We determined in vivo interaction between Aurora-A and p73 by immunoprecipitation of 293T cells co-transfected with Flag-Aurora-A and GFP-p73. Anti-Flag antibody revealed a specific interaction between p73 and Aurora-A (Figure 1H). Anti-Flag antibody immunoprecipitations also detected enriched presence of p73-S235D mutant in the immune complex compared with S235A mutant (Figure S1C). To determine the interaction between endogenous Aurora-A and p73, we used synchronized mitotic cells for reciprocal immunoprecipitation experiments, which revealed p73 and Aurora-A in the same complex (Figure 1I) that was absent in the p73 knockdown cells (Fig. 1J). This interaction was also detected in human non-tumorigenic MCF-10A mammary epithelial cells and p53-deficient H1299 lung carcinoma cells (Figure S1D and S1E). Cell cycle dependence of this interaction was analyzed in synchronized cells after double thymidine block and release. Consistent with published data (Fulco et al., 2003), p73 expression was uniform through the cell cycle. The amount of Aurora-A bound to p73 progressively increased, peaking at mitosis, also evident in nocodazole treated cells (Figure 1K).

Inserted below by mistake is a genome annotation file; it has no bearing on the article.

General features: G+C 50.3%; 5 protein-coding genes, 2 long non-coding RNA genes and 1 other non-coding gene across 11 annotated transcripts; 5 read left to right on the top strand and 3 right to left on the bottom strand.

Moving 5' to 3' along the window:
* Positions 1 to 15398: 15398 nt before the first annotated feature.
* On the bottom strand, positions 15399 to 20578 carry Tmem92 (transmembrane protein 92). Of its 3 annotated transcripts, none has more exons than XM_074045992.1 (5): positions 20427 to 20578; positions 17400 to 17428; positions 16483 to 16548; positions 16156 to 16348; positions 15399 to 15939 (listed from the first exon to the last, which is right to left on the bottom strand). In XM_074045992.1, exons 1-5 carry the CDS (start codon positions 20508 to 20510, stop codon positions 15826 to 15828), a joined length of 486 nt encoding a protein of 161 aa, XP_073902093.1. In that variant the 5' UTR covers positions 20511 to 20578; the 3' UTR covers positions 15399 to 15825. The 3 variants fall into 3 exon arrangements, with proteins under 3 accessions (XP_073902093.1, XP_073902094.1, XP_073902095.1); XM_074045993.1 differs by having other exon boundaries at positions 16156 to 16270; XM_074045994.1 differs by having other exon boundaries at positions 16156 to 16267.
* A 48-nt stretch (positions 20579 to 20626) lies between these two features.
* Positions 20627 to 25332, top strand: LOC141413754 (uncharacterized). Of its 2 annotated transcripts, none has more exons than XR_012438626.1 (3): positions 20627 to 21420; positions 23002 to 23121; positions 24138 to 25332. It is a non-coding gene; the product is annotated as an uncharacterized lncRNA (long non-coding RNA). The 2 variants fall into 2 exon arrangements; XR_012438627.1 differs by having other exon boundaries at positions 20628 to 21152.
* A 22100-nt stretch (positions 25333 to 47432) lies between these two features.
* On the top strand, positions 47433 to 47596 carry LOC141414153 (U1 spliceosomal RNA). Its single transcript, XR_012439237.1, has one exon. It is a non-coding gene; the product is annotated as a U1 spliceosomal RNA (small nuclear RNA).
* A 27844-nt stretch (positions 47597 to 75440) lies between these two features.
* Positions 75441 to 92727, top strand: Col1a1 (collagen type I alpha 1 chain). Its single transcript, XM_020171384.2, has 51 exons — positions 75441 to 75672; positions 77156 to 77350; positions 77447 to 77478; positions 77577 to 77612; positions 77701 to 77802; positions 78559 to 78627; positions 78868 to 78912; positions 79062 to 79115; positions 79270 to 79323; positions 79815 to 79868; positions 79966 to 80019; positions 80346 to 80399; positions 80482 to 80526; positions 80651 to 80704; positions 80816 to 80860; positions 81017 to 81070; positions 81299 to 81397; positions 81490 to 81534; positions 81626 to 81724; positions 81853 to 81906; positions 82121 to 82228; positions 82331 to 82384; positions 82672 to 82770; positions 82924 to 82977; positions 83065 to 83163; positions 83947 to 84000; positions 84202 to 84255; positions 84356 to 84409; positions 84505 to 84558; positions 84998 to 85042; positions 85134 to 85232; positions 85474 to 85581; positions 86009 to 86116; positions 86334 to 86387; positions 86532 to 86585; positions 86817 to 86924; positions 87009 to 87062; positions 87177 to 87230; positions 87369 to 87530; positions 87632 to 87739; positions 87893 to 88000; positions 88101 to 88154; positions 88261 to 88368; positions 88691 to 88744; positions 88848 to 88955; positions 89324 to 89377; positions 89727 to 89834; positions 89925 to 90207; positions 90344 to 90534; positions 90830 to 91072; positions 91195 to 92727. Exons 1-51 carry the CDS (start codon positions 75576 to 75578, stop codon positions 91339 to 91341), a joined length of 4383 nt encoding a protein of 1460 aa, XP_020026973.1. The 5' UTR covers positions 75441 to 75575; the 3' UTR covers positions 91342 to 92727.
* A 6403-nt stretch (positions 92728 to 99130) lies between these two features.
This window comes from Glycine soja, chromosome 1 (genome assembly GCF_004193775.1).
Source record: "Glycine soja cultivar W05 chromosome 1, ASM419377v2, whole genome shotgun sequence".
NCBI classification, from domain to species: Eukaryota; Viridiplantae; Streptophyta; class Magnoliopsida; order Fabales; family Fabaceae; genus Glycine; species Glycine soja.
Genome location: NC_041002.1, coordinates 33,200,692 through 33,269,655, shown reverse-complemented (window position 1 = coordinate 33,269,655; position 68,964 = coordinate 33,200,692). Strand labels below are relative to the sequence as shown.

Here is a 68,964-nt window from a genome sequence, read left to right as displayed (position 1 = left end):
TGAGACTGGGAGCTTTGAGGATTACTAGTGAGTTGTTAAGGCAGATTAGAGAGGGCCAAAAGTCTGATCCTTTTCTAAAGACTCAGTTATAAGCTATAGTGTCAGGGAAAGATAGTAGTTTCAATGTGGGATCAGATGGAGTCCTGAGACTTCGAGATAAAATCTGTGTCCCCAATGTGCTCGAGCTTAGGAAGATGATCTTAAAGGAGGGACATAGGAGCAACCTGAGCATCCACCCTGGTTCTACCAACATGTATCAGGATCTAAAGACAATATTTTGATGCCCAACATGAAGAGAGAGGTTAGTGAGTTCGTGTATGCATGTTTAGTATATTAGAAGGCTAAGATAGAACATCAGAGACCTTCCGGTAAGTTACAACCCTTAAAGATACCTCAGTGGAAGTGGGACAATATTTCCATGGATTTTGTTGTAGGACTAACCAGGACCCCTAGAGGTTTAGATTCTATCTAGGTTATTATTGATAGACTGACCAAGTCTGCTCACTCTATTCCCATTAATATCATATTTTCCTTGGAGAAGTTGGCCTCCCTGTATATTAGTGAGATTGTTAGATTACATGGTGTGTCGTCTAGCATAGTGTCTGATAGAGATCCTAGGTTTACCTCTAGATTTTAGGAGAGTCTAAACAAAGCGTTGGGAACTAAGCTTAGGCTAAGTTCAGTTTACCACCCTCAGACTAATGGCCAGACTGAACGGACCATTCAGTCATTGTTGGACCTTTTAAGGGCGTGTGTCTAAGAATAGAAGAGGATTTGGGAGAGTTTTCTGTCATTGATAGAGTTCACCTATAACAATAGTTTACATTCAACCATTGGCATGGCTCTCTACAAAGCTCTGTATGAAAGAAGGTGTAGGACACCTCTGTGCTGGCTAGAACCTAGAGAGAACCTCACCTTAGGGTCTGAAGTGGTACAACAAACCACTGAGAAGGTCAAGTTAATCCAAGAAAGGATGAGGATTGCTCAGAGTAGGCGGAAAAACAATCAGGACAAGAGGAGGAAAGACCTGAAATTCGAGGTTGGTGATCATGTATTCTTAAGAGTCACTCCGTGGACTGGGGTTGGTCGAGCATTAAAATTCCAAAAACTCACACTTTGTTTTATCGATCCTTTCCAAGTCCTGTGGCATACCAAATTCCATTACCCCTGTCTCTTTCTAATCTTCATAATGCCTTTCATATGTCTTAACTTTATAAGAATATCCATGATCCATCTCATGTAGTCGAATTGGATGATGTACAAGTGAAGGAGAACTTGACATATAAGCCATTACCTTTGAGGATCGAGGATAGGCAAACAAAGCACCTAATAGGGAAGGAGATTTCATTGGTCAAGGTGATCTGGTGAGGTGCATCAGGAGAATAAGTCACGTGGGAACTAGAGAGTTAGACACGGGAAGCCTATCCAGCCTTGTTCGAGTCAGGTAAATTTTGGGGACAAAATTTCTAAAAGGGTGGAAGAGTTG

Because the Aurora-A phosphorylation site is located in the DNA binding domain, we determined the effect of Aurora-A phosphorylation on DNA binding and transactivation activity of p73. Electrophoretic mobility shift assay (EMSA) revealed that DNA binding of S235D mutant was markedly inhibited, whereas S235A mutant had weaker DNA binding ability compared with WT (Figure 2A). We next, evaluated the transactivation function of p73 phosphor mutants using a p21 promoter-driven luciferase assay in H1299 cells. S235D mutant had minimal transactivation of the p21 promoter, whereas S235A mutant had similar activity to that of WT (Figure 2B). Endogenous p21 protein levels in cells expressing p73-WT and phosphor mutants were consistent with the p73 transcriptional activity detected by luciferase assay. p21 levels were low in S235D mutant cells compared with WT and S235A mutant cells (Figure 2C). Similarly, p73-S235D mutant cells demonstrated diminished expression of p73 target genes Puma, Bax, and Noxa compared with p73-WT and S235A mutant cells (Figure 2D).